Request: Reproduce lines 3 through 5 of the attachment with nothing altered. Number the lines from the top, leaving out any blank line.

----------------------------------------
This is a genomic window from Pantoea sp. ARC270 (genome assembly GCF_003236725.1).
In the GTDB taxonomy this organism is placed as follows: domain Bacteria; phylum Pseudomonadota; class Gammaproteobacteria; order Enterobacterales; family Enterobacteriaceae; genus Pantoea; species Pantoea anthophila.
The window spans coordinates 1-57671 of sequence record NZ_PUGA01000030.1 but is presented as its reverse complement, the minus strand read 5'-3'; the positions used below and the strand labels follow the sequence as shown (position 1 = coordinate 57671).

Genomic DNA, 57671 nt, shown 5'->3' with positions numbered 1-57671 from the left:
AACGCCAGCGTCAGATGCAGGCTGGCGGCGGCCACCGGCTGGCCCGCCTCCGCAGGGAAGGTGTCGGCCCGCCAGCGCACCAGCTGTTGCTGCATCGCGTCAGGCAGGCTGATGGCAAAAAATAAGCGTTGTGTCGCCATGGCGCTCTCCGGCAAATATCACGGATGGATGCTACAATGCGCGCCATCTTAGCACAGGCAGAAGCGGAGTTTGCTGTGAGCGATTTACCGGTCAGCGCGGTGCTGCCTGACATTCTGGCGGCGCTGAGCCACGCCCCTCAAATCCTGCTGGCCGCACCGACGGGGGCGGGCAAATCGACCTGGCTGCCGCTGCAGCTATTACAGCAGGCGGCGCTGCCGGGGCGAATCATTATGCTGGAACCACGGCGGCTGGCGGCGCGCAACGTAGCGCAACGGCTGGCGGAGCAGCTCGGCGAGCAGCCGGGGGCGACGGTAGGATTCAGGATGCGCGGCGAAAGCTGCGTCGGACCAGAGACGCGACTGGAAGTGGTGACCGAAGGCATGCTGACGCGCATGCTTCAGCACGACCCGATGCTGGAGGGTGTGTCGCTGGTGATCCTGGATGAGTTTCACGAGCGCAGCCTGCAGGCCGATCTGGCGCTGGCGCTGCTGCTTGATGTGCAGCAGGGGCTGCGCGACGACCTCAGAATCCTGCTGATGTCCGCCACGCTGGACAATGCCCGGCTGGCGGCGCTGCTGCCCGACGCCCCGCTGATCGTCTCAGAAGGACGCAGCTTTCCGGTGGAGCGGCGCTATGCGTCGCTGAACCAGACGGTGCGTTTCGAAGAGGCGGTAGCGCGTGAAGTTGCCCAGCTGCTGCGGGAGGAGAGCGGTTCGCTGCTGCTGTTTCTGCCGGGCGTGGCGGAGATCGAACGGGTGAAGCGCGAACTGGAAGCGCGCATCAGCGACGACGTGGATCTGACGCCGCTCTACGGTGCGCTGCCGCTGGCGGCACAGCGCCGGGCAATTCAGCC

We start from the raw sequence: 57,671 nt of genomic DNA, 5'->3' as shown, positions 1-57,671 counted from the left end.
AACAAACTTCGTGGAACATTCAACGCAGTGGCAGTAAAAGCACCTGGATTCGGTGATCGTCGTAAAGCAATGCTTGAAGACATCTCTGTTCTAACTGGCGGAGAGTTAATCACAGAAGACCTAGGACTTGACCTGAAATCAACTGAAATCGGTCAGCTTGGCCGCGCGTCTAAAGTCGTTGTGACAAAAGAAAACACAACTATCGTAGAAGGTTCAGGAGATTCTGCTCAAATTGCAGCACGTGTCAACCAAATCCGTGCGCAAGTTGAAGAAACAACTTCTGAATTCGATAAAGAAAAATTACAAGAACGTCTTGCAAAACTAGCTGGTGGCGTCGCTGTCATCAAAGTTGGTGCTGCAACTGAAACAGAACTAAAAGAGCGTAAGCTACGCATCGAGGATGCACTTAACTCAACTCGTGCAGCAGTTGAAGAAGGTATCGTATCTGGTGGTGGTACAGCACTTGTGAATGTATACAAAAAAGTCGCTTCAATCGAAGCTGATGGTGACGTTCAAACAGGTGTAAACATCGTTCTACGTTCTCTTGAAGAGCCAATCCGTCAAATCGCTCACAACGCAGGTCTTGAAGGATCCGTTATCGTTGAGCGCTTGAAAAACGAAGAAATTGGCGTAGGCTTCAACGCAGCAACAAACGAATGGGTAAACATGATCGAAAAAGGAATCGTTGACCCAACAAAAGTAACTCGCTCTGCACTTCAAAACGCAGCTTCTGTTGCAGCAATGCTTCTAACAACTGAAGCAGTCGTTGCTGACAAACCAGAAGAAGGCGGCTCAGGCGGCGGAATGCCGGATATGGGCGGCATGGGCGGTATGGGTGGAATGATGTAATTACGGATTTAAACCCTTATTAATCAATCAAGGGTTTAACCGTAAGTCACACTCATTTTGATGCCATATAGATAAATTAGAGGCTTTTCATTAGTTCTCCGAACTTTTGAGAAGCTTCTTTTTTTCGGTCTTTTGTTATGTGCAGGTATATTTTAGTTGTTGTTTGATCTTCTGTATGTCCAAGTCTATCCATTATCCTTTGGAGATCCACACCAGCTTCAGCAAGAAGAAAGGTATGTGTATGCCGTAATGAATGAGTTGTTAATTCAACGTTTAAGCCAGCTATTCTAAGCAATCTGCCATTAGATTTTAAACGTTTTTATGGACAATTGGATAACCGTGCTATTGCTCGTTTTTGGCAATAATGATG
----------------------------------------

The window spans coordinates 1-57671 of sequence record NZ_PUGA01000030.1 but is presented as its reverse complement, the minus strand read 5'-3'; the positions used below and the strand labels follow the sequence as shown (position 1 = coordinate 57671).

Genomic DNA, 57671 nt, shown 5'->3' with positions numbered 1-57671 from the left:
AACGCCAGCGTCAGATGCAGGCTGGCGGCGGCCACCGGCTGGCCCGCCTCCGCAGGGAAGGTGTCGGCCCGCCAGCGCACCAGCTGTTGCTGCATCGCGTCAGGCAGGCTGATGGCAAAAAATAAGCGTTGTGTCGCCATGGCGCTCTCCGGCAAATATCACGGATGGATGCTACAATGCGCGCCATCTTAGCACAGGCAGAAGCGGAGTTTGCTGTGAGCGATTTACCGGTCAGCGCGGTGCTGCCTGACATTCTGGCGGCGCTGAGCCACGCCCCTCAAATCCTGCTGGCCGCACCGACGGGGGCGGGCAAATCGACCTGGCTGCCGCTGCAGCTATTACAGCAGGCGGCGCTGCCGGGGCGAATCATTATGCTGGAACCACGGCGGCTGGCGGCGCGCAACGTAGCGCAACGGCTGGCGGAGCAGCTCGGCGAGCAGCCGGGGGCGACGGTAGGATTCAGGATGCGCGGCGAAAGCTGCGTCGGACCAGAGACGCGACTGGAAGTGGTGACCGAAGGCATGCTGACGCGCATGCTTCAGCACGACCCGATGCTGGAGGGTGTGTCGCTGGTGATCCTGGATGAGTTTCACGAGCGCAGCCTGCAGGCCGATCTGGCGCTGGCGCTGCTGCTTGATGTGCAGCAGGGGCTGCGCGACGACCTCAGAATCCTGCTGATGTCCGCCACGCTGGACAATGCCCGGCTGGCGGCGCTGCTGCCCGACGCCCCGCTGATCGTCTCAGAAGGACGCAGCTTTCCGGTGGAGCGGCGCTATGCGTCGCTGAACCAGACGGTGCGTTTCGAAGAGGCGGTAGCGCGTGAAGTTGCCCAGCTGCTGCGGGAGGAGAGCGGTTCGCTGCTGCTGTTTCTGCCGGGCGTGGCGGAGATCGAACGGGTGAAGCGCGAACTGGAAGCGCGCATCAGCGACGACGTGGATCTGACGCCGCTCTACGGTGCGCTGCCGCTGGCGGCACAGCGCCGGGCAATTCAGCC